Incoming kindergarten children don’t often refer to their new school by name, like Park Forest or Radio Park. Usually, it is deemed the “big kids’ school.” It’s a place where they will learn how to be a friend, be first in line as much as possible and, best of all, if they are really lucky, ride a bus to school. The adult holding their hand the first day of school, trying to wear a smile and not a tear, and the teacher greeting them so eagerly at the door, will immediately be partners to ensure that kindergarten is a wonderful experience.
State College Area School District kindergartens are true gardens of children, growing every day in an environment of care and acceptance. These classrooms are places where independence is nurtured with guidance, and academic offerings are limitless through differentiated instruction. They are places where a child’s self-esteem, social well-being, and celebration of their heritage and culture are all priorities.
It is a program led by certified, creative teachers who are involved in continuing education year round. Para-professionals are present in every kindergarten classroom, and parent volunteers are welcomed and encouraged to participate in their child’s experiences.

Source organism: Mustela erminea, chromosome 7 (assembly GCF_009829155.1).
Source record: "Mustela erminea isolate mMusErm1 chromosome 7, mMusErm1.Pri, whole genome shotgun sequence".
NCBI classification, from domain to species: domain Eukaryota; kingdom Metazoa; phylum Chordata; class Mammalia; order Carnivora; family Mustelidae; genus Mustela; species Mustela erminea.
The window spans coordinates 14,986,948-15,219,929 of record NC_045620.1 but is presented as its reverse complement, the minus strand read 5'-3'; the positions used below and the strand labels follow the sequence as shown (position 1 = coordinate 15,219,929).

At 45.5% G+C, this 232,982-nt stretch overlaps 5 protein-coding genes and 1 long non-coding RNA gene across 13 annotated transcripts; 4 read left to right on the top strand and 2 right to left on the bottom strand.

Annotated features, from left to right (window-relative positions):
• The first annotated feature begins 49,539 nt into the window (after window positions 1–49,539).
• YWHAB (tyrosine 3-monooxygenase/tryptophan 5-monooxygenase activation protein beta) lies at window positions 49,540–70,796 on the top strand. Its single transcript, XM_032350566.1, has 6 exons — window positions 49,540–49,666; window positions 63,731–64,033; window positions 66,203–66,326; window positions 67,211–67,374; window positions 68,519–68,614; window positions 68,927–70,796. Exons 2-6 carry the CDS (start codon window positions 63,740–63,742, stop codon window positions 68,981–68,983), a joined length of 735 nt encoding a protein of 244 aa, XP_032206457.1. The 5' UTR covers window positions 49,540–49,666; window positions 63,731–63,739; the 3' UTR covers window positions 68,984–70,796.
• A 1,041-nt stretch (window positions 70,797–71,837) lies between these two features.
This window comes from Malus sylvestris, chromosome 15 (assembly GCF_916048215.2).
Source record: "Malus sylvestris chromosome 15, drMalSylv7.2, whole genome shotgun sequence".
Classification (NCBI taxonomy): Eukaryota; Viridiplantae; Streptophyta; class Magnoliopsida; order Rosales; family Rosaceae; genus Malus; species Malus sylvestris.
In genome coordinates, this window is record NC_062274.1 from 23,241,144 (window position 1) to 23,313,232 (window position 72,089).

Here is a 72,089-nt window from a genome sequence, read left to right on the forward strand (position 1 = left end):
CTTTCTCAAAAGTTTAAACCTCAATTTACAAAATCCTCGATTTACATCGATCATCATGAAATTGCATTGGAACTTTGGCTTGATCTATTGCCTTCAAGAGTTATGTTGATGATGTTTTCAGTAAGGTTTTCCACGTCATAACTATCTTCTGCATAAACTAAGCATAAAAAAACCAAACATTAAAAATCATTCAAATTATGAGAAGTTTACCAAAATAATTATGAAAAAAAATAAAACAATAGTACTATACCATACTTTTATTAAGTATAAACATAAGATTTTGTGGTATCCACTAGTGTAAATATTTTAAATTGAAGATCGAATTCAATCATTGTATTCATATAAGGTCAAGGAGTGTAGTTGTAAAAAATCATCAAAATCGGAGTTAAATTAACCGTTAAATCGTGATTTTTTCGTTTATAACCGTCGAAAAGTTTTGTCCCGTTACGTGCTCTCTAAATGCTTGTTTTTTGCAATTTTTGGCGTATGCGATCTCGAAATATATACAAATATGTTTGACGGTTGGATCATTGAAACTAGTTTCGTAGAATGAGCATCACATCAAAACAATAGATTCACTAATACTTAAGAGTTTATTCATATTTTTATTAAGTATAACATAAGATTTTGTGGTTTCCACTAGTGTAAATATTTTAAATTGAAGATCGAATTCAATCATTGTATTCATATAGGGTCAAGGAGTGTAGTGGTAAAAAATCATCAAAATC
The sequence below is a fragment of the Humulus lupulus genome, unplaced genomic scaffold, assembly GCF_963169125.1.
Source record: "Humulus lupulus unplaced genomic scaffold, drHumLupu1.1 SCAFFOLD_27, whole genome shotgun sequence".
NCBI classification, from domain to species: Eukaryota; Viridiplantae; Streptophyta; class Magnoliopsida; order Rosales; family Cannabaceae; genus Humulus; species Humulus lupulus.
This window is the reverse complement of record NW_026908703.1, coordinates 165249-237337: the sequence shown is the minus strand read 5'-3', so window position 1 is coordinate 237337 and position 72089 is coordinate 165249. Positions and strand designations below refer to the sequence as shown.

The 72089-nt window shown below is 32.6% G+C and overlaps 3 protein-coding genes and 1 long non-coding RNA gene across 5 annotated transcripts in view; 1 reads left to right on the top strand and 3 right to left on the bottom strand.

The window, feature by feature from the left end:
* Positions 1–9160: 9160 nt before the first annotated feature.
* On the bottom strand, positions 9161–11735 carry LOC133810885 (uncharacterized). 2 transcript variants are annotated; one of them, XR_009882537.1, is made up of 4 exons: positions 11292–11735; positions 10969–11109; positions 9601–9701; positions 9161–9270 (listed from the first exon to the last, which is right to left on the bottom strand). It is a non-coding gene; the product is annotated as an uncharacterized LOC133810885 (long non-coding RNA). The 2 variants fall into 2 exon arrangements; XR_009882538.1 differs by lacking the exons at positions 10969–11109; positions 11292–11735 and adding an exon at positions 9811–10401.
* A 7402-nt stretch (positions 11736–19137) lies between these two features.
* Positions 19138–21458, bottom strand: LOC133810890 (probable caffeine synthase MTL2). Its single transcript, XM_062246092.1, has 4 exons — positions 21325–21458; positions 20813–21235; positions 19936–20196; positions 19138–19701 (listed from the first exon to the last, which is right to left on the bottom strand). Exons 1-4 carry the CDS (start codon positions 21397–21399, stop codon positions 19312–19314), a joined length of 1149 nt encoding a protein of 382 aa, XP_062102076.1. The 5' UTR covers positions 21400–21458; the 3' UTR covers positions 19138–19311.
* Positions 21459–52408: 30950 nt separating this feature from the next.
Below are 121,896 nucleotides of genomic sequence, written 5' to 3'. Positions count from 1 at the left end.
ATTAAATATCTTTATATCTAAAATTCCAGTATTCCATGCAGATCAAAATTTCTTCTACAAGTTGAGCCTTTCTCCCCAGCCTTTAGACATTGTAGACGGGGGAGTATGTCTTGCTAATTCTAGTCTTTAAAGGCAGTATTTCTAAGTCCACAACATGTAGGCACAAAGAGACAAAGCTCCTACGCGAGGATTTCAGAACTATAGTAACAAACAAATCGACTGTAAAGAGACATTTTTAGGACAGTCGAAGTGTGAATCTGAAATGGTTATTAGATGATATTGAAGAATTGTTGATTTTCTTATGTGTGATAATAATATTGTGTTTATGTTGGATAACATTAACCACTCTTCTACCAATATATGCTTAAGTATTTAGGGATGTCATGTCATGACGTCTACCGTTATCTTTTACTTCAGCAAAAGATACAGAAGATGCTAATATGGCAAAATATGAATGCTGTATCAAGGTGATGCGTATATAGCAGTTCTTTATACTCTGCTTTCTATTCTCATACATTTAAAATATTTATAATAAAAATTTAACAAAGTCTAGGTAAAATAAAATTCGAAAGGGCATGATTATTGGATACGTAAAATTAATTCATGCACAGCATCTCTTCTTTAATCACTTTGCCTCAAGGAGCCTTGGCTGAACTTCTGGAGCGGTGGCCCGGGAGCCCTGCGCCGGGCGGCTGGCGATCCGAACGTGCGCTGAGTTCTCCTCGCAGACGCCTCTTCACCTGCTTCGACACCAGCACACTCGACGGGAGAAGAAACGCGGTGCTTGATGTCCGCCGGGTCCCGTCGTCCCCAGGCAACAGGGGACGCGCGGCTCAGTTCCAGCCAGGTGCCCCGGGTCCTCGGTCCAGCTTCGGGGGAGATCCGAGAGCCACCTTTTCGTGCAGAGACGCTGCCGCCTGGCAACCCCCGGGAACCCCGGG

Children enter kindergarten with a variety of experiences, abilities and needs. Their SCASD teachers recognize that students learn and accomplish things at an individual pace; not all children learn in the same way or at the same time, but through individual, small-group and directed instruction in a large group setting, each child thrives at his/her own pace. Children meet with an instructional support teacher during the summer prior to kindergarten to complete a screening of basic skills. Once school starts, their individual teachers will screen and assess their academic strengths and areas for growth. Teachers then are able to thoughtfully plan a course of learning to help launch each child’s individual academic experience.
The physical classrooms within our district exude a warm, inviting atmosphere where the children can express their individual talents and strengths. The children are happy, engaged and secure. Their colorful work is seen from ceiling to floor, created from crayons, markers, clay, paint, colorful construction paper and an array of craft materials. Their unique creations evidence that the classroom is theirs and meant to be an expression of their creativity and hard work. Journals, stories they have written, science experiments, and buildings constructed from math manipulatives are intermingled with the drama center, computers and iPads. Books are seen everywhere — in student’s individual book buckets as well as in classroom libraries.
Each little kindergartener is unique, each one possessing different abilities, talents and interests. The common thread for all is a promise to focus on the growth and development of the individual child as a whole, complete person and to help each child begin what will hopefully be a lifelong adventure of learning.